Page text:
Alibris Secondhand Books Standard

Wednesday, February 07, 2007

because you have shed so much blood

King David was a "man after God's own heart." Granted, he wasn't perfect: He had an affair with the wife of one of his soldiers, then had the soldier murdered to cover up his sin. And there was the little indiscretion of the naked public dancing, which didn't make his wife too happy. And he served more than a year in the army of the Philistines, Israel's enemies. And when his son Absalom conspired to sieze the throne by force, David fled to the wilderness, leaving his concubines to deal with the usurper.

But David, unlike most kings of Israel and Judah, worshipped one God. And he worshipped with a fervency not seen again in the history of either kingdom. The stories of his trust in God in extreme circumstances are legendary. David's name appears on more than 70 psalms. Even his naked dancing was an offering to God. Because of his faithfulness, God promised to give David an everlasting kingdom.

David was also a warrior king. He conquered the Jebusite city of Jerusalem and made it his home. He planned to build a house there for his God. But God declined.

David said to Solomon, "My son, I had intended to build a house to the name of the LORD my God. "But the word of the LORD came to me, saying, 'You have shed much blood and have waged great wars; you shall not build a house to My name, because you have shed so much blood on the earth before Me. 'Behold, a son will be born to you, who shall be a man of rest; and I will give him rest from all his enemies on every side; for his name shall be Solomon, and I will give peace and quiet to Israel in his days. 'He shall build a house for My name, and he shall be My son and I will be his father; and I will establish the throne of his kingdom over Israel forever.'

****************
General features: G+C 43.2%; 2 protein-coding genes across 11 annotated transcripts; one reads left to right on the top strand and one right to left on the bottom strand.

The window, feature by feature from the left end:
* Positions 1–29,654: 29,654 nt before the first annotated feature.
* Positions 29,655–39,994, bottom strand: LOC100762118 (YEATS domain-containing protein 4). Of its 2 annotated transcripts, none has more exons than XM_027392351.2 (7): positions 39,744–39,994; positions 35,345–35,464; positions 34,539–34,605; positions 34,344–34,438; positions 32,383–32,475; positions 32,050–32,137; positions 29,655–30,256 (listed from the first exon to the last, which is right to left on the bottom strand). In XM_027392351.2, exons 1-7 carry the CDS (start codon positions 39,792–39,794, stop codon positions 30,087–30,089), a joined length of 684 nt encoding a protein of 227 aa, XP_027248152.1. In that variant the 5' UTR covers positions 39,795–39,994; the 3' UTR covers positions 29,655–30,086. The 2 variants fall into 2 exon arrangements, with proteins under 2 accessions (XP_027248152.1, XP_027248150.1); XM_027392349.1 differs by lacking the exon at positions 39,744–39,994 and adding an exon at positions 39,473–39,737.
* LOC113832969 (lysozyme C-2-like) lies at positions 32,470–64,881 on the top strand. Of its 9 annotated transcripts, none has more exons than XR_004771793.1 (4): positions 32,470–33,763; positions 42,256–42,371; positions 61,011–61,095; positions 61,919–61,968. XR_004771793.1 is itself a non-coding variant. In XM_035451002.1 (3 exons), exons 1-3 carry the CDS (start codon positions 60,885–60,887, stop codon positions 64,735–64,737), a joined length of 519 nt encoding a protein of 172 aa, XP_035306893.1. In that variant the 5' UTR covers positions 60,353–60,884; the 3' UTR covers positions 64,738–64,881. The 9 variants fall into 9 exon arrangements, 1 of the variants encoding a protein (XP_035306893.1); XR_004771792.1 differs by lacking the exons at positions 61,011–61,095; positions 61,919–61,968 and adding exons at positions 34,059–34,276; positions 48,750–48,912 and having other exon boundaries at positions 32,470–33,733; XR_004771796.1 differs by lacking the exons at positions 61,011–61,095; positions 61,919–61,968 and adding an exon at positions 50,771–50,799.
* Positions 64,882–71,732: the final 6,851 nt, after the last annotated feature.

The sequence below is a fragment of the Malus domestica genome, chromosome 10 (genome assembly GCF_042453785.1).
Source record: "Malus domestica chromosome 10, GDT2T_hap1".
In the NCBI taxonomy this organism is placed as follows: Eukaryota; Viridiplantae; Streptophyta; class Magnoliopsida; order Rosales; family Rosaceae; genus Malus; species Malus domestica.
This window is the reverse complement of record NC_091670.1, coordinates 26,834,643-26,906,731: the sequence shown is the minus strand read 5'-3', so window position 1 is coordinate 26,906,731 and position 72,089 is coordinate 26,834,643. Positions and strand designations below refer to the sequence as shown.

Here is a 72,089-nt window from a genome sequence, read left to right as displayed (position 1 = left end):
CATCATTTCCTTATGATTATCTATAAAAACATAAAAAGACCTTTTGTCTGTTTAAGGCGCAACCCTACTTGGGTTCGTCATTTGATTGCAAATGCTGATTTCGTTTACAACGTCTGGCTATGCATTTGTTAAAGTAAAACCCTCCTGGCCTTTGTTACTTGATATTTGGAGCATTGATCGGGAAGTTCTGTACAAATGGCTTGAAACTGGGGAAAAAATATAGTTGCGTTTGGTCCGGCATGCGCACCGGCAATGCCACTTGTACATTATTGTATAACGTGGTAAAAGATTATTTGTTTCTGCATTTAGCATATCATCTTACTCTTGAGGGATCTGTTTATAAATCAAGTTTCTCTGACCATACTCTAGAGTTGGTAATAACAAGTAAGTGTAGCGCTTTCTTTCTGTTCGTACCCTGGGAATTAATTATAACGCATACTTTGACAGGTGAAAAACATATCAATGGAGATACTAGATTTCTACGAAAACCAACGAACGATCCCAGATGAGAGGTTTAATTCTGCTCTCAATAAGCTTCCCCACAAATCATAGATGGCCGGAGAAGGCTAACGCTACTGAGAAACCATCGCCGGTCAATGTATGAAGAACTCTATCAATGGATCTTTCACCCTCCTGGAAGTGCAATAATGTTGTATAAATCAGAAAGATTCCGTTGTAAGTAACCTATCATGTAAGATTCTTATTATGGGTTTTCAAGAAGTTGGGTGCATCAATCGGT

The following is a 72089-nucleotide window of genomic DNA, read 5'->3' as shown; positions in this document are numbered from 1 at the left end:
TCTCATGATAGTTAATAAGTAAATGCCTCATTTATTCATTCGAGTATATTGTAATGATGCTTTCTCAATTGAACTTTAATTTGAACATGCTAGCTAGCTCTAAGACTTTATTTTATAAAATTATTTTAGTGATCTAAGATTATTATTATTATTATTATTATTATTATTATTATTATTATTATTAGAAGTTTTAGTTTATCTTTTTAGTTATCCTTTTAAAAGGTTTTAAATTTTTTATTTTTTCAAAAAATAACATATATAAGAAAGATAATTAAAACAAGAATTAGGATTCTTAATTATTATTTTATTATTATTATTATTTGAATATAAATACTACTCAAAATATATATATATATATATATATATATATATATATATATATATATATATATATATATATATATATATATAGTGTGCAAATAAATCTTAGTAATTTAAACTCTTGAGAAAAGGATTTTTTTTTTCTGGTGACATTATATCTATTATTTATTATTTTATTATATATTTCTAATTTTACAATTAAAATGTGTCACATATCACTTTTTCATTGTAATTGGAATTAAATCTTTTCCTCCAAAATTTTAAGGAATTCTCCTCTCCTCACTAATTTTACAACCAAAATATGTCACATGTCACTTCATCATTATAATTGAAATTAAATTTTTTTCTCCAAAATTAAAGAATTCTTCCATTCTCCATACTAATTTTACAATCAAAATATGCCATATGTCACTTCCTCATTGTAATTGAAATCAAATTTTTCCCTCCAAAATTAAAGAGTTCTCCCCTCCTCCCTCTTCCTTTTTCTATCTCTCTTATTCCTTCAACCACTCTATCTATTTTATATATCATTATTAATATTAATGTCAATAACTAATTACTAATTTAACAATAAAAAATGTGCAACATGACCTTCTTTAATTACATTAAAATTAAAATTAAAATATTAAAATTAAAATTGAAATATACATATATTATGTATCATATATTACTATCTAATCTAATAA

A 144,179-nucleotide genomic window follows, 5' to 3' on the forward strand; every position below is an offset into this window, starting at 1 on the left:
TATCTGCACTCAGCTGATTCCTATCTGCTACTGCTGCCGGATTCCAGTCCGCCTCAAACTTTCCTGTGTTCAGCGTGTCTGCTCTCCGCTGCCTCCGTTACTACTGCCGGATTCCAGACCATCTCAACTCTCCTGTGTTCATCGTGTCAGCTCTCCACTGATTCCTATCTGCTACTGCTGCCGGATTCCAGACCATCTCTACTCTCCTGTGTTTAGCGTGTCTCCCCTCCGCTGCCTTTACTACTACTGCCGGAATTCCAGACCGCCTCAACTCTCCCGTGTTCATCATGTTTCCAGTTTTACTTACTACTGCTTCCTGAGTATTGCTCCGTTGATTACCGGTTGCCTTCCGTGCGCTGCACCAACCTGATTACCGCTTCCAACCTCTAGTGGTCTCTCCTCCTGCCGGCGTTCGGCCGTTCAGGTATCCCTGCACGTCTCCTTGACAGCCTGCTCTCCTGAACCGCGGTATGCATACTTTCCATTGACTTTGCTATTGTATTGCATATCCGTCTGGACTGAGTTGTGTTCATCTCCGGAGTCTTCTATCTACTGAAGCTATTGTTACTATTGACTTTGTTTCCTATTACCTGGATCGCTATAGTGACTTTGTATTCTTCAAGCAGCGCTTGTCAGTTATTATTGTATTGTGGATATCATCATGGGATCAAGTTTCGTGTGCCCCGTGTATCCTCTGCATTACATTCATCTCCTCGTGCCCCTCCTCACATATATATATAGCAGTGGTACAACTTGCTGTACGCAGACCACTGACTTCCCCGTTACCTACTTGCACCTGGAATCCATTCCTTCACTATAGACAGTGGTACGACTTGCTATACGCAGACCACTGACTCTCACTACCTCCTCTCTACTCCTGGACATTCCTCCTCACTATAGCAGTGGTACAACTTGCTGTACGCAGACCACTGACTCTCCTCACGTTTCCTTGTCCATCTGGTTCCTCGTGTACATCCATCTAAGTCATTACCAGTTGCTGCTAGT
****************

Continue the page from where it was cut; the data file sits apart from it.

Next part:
1 Chronicles 22:7-10

It wasn't David's adultery, or his callous treatment of Bathsheba's husband Uriah the Hittite. It wasn't David's naked dancing, or his defection to the Philistines, or his abandonment of the throne that offended God's holiness such that God didn't want David to build the temple. It was his military success. David was not a man of peace, therefore he could not build a house for God.

Instead, the temple would be built by the brutal and idolatrous Solomon, who as a young man had earned a reputation for wisdom but later abandoned both his wisdom and his love for God. He conscripted 30,000 men -- non-citizens living within Israel -- into forced labor to build his palace and the temple, then kept them in slavery to build other projects for him. Then he married their sisters and daughters, and worshipped their gods. His foolishness split the kingdom in two.

For all his faults, Solomon was not unworthy to build the temple of God. But David -- the faithful one -- was, because David was not a man of peace.

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At 2/08/2007 4:21 PM, Blogger ~c. said...

I think that God wanted a Temple about as much as he wanted Israel to have a king. Jesus' conversation with Peter at the Transfiguration suggests as much (along with the fact that David didn't ge tot join Moses or Elijah).

Interesting and enjoyable post.

At 2/08/2007 8:17 PM, Blogger Brother Marty said...

Ya got my mind a thinkin! Actually, thinkin that I'm not so sure what to think.
Thanks for a compelling post.

At 2/09/2007 3:00 AM, Blogger Michael Westmoreland-White said...

Interesting post, Bruce. Thanks.

At 2/09/2007 10:33 PM, Blogger Roopster said...

However, didn't God also specifically order much of the bloodshed? My question would be why should David be judged for following God's commands?


At 2/13/2007 7:01 PM, Blogger R. Sherman said...


Popped in via John B.

Excellent post. I've got a bundle of thoughts, but they'd take up too much space here. Maybe I can respond in copious free time.


At 2/15/2007 5:19 PM, Blogger John said...

This is a very good post. It illustrates how God's priorities are so very different from ours. The values of our world might say that David should have built the Temple, not the idolatrous Solomon.

At 4/06/2007 10:52 AM, Anonymous OneOfMany said...

David... Soloman... neither was perfect. Both were sinners pure and simple. David was a man after God's own heart. Soloman's heart strayed after other gods. But God had a plan for David and for Soloman. I don't know that it was determined by the qualifications of either but by the heart of God. I guess God can hit a homerun with a broken bat! OOM


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